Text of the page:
Oil falls as investors turn cool on production freeze deal
Oil hovered around one-month lows on Monday as investors ditched some of their bullish bets on another price rise and the chances that top exporters will agree to rein in overproduction appeared to fade. This is according to a report from the news agency Reuters.
Iran will continue increasing oil production and exports until it reaches the market position it enjoyed before the imposition of sanctions, Oil Minister Bijan Zanganeh was quoted by the semi-official Mehr news agency as saying.
Saudi Arabia, which spearheaded an initial proposal in February for producers to limit output, said last week it would not join any effort to do so unless Iran were on board, while Russia reported its highest oil production in 30 years.
This has cast doubt on the ability of the world's largest exporters to reach any such agreement when they meet this month in Doha to discuss how best to align global supply and demand.
Hedge funds last week cut their bullish holdings of crude oil futures for the first time in six weeks. [CFTC/]
Brent crude futures were 1 cent higher on the day at $38.68 a barrel by 1030 GMT, around their lowest for a month, but still 40 percent above where they were in mid-February.
U.S. crude futures were 8 cents lower at $36.71 a barrel.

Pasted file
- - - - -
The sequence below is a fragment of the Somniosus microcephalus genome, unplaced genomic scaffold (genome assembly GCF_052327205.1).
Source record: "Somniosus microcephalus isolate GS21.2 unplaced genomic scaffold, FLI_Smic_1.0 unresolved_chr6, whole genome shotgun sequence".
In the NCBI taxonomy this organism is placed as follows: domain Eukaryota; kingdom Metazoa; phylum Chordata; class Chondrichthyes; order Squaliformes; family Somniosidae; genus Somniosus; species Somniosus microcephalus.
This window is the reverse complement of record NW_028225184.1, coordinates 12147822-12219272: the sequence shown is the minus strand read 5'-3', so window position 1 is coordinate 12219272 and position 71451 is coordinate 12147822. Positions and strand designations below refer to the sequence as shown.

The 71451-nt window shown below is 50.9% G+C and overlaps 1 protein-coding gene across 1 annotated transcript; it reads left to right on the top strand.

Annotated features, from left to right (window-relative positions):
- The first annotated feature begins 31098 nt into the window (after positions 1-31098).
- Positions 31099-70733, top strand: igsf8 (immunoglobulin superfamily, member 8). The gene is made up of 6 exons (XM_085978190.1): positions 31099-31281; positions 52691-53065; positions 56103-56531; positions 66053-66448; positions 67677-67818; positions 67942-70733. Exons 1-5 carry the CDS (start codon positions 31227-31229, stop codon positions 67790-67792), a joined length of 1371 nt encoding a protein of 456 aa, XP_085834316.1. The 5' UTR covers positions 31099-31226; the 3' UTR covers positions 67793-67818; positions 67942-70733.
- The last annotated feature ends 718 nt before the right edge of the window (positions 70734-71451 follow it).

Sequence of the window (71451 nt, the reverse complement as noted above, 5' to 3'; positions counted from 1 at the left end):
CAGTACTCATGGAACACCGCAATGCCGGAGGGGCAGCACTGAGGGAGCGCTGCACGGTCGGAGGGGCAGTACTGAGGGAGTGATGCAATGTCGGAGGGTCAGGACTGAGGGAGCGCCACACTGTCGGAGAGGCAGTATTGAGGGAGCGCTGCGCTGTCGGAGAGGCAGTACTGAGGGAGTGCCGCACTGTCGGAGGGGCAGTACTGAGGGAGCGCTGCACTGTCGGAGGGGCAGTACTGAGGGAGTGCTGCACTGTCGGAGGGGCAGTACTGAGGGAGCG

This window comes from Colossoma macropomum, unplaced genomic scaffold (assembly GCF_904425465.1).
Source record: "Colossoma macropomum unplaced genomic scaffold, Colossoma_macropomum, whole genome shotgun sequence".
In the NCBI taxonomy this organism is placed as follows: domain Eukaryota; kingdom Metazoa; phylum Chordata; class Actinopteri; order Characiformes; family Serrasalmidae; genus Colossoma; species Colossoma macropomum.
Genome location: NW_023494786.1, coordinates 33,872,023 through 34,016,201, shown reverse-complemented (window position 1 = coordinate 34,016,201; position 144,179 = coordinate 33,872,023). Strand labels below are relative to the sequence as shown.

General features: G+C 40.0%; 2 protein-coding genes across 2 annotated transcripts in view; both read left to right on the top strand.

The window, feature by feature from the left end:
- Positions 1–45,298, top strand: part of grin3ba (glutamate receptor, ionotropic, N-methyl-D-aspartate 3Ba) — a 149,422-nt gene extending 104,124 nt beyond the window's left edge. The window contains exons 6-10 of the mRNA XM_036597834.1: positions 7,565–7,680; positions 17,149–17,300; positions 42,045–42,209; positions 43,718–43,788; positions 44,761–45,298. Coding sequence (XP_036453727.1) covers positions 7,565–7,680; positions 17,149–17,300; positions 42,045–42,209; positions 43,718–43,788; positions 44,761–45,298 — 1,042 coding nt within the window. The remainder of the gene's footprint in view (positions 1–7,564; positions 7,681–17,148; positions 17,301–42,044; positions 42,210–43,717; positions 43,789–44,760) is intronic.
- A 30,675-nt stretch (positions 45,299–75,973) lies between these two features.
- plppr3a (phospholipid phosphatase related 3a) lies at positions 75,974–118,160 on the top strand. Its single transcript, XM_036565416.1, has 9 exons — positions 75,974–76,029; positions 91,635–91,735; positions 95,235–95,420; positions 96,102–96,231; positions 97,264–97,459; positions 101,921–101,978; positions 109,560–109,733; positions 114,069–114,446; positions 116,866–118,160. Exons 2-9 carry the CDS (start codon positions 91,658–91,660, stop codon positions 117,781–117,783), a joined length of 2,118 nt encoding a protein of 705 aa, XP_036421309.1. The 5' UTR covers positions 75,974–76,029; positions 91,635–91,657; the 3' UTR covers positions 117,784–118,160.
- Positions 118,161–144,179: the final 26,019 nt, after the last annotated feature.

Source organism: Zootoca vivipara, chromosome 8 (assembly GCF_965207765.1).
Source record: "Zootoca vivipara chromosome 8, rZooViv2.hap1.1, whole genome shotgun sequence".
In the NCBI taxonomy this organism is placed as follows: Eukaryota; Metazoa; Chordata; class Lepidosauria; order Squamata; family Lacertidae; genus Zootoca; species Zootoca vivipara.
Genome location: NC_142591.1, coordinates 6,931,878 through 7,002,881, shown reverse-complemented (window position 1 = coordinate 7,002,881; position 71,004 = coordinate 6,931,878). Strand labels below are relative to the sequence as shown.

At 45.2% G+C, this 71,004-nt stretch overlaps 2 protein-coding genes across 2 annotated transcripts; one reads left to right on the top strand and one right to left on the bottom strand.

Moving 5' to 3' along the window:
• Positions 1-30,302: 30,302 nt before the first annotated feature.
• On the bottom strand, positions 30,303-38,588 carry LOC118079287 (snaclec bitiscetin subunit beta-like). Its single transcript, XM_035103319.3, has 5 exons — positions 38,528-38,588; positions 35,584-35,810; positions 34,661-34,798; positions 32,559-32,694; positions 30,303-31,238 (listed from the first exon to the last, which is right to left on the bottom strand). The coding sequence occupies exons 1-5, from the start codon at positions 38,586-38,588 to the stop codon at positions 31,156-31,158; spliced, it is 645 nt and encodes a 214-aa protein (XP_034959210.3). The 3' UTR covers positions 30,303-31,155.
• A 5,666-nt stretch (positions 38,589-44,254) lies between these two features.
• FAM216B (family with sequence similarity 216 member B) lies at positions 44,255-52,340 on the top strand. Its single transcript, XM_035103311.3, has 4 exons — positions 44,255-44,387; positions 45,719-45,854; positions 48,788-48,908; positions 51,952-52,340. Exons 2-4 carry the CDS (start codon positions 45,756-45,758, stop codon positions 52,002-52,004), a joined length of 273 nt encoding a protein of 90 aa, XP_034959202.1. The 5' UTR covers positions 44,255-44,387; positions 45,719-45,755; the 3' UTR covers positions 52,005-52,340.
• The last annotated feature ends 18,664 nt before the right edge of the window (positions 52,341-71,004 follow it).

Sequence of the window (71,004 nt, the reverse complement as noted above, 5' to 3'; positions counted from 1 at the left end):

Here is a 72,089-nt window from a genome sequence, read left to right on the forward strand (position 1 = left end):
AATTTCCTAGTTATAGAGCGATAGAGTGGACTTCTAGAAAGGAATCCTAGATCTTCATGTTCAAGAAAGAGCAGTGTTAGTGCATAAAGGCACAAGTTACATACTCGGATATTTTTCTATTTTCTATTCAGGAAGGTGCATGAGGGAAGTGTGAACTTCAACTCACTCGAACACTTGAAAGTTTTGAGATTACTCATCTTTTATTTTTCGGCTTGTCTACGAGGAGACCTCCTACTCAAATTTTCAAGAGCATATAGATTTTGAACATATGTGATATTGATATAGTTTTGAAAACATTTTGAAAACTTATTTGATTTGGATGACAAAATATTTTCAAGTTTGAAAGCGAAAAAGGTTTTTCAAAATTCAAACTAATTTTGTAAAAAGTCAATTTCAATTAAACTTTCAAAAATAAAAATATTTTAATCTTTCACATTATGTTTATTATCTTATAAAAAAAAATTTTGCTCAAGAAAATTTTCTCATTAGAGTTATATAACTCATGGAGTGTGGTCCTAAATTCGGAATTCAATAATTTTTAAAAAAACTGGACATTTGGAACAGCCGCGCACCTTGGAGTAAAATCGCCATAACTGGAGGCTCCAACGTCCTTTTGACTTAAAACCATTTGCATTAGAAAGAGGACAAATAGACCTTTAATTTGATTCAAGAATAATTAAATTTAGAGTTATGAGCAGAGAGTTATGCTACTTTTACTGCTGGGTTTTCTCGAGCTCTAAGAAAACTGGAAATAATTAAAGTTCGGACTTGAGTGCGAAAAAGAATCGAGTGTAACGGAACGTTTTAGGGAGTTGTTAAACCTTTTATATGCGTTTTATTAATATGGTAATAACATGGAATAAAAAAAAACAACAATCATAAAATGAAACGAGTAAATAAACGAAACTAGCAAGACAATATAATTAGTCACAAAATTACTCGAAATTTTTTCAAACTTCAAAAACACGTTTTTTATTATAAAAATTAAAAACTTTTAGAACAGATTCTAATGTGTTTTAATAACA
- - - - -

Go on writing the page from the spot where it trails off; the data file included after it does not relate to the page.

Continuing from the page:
"It's not very strange to see a wave of profit-taking and some unwinding of long positions, and some people even saying they could reposition for a move towards lower prices," ABN Amro chief energy economist Hans van Cleef said.
"That's part of a normal cycle that I think can continue this week, we might see $36 or $37 ... Prices are coming down because of speculation Saudi Arabia will not join (the freeze deal) and that's probably what we'll see over the next three weeks - more speculation and more verbal intervention."
Oil prices have fallen more than 65 percent since mid-2014, when booming U.S. shale oil output and supply from within and outside OPEC created one of the largest global surpluses of crude in modern times.
U.S. production is proving more resilient to low oil prices than many expected, despite steep cuts in drilling for new reserves as well as a jump in bankruptcies.
"The current rig count implies U.S. production ... would decrease by 705,000 barrels per day yoy (year-on-year) on average in 2016, and by 375,000 barrels per day yoy in 2017," Goldman Sachs said.